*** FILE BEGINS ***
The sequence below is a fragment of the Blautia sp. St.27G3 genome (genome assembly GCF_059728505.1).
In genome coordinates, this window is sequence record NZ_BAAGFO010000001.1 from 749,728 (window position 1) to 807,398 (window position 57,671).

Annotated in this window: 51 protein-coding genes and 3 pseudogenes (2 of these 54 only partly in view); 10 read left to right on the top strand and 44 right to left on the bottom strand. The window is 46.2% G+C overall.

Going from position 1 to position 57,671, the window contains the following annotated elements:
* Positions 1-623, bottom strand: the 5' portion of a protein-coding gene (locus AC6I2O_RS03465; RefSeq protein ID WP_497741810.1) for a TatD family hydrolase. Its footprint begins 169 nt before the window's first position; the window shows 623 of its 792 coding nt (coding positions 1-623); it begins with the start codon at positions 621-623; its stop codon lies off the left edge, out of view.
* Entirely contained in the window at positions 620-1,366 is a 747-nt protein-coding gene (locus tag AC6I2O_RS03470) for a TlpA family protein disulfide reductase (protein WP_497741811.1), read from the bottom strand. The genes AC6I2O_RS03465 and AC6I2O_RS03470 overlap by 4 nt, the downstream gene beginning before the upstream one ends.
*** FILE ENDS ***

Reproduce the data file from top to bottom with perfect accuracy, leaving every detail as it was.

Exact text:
The sequence below is a fragment of the Blautia sp. St.27G3 genome (genome assembly GCF_059728505.1).
In genome coordinates, this window is sequence record NZ_BAAGFO010000001.1 from 749,728 (window position 1) to 807,398 (window position 57,671).

Annotated in this window: 51 protein-coding genes and 3 pseudogenes (2 of these 54 only partly in view); 10 read left to right on the top strand and 44 right to left on the bottom strand. The window is 46.2% G+C overall.

Going from position 1 to position 57,671, the window contains the following annotated elements:
* Positions 1-623, bottom strand: the 5' portion of a protein-coding gene (locus AC6I2O_RS03465; RefSeq protein ID WP_497741810.1) for a TatD family hydrolase. Its footprint begins 169 nt before the window's first position; the window shows 623 of its 792 coding nt (coding positions 1-623); it begins with the start codon at positions 621-623; its stop codon lies off the left edge, out of view.
* Entirely contained in the window at positions 620-1,366 is a 747-nt protein-coding gene (locus tag AC6I2O_RS03470) for a TlpA family protein disulfide reductase (protein WP_497741811.1), read from the bottom strand. The genes AC6I2O_RS03465 and AC6I2O_RS03470 overlap by 4 nt, the downstream gene beginning before the upstream one ends.